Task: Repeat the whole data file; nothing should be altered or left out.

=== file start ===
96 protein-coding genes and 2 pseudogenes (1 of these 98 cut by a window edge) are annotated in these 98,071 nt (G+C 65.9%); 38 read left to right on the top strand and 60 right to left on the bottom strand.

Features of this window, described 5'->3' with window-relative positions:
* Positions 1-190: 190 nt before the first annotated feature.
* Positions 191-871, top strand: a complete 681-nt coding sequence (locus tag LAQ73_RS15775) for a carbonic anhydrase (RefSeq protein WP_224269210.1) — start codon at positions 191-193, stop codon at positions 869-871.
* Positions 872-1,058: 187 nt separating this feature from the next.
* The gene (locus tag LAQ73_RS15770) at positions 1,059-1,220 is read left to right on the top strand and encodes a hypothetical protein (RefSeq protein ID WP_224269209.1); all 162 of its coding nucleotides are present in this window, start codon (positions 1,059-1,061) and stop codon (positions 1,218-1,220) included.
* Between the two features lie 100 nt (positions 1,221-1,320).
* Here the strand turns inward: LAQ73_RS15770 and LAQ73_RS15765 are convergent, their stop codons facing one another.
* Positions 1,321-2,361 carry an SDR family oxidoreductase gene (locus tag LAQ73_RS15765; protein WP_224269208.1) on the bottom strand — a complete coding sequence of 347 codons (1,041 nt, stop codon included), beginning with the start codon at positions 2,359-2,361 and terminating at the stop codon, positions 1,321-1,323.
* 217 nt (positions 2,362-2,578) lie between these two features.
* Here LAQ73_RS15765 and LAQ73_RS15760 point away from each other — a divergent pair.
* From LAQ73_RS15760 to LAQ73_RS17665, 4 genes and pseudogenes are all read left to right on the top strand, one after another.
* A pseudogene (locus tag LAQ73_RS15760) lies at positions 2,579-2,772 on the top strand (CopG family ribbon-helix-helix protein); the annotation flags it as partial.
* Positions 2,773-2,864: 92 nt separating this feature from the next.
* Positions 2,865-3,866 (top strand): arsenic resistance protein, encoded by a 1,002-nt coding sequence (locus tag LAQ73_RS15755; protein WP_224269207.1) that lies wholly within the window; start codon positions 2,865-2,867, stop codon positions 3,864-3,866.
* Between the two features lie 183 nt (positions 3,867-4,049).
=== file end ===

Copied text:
96 protein-coding genes and 2 pseudogenes (1 of these 98 cut by a window edge) are annotated in these 98,071 nt (G+C 65.9%); 38 read left to right on the top strand and 60 right to left on the bottom strand.

Features of this window, described 5'->3' with window-relative positions:
* Positions 1-190: 190 nt before the first annotated feature.
* Positions 191-871, top strand: a complete 681-nt coding sequence (locus tag LAQ73_RS15775) for a carbonic anhydrase (RefSeq protein WP_224269210.1) — start codon at positions 191-193, stop codon at positions 869-871.
* Positions 872-1,058: 187 nt separating this feature from the next.
* The gene (locus tag LAQ73_RS15770) at positions 1,059-1,220 is read left to right on the top strand and encodes a hypothetical protein (RefSeq protein ID WP_224269209.1); all 162 of its coding nucleotides are present in this window, start codon (positions 1,059-1,061) and stop codon (positions 1,218-1,220) included.
* Between the two features lie 100 nt (positions 1,221-1,320).
* Here the strand turns inward: LAQ73_RS15770 and LAQ73_RS15765 are convergent, their stop codons facing one another.
* Positions 1,321-2,361 carry an SDR family oxidoreductase gene (locus tag LAQ73_RS15765; protein WP_224269208.1) on the bottom strand — a complete coding sequence of 347 codons (1,041 nt, stop codon included), beginning with the start codon at positions 2,359-2,361 and terminating at the stop codon, positions 1,321-1,323.
* 217 nt (positions 2,362-2,578) lie between these two features.
* Here LAQ73_RS15765 and LAQ73_RS15760 point away from each other — a divergent pair.
* From LAQ73_RS15760 to LAQ73_RS17665, 4 genes and pseudogenes are all read left to right on the top strand, one after another.
* A pseudogene (locus tag LAQ73_RS15760) lies at positions 2,579-2,772 on the top strand (CopG family ribbon-helix-helix protein); the annotation flags it as partial.
* Positions 2,773-2,864: 92 nt separating this feature from the next.
* Positions 2,865-3,866 (top strand): arsenic resistance protein, encoded by a 1,002-nt coding sequence (locus tag LAQ73_RS15755; protein WP_224269207.1) that lies wholly within the window; start codon positions 2,865-2,867, stop codon positions 3,864-3,866.
* Between the two features lie 183 nt (positions 3,867-4,049).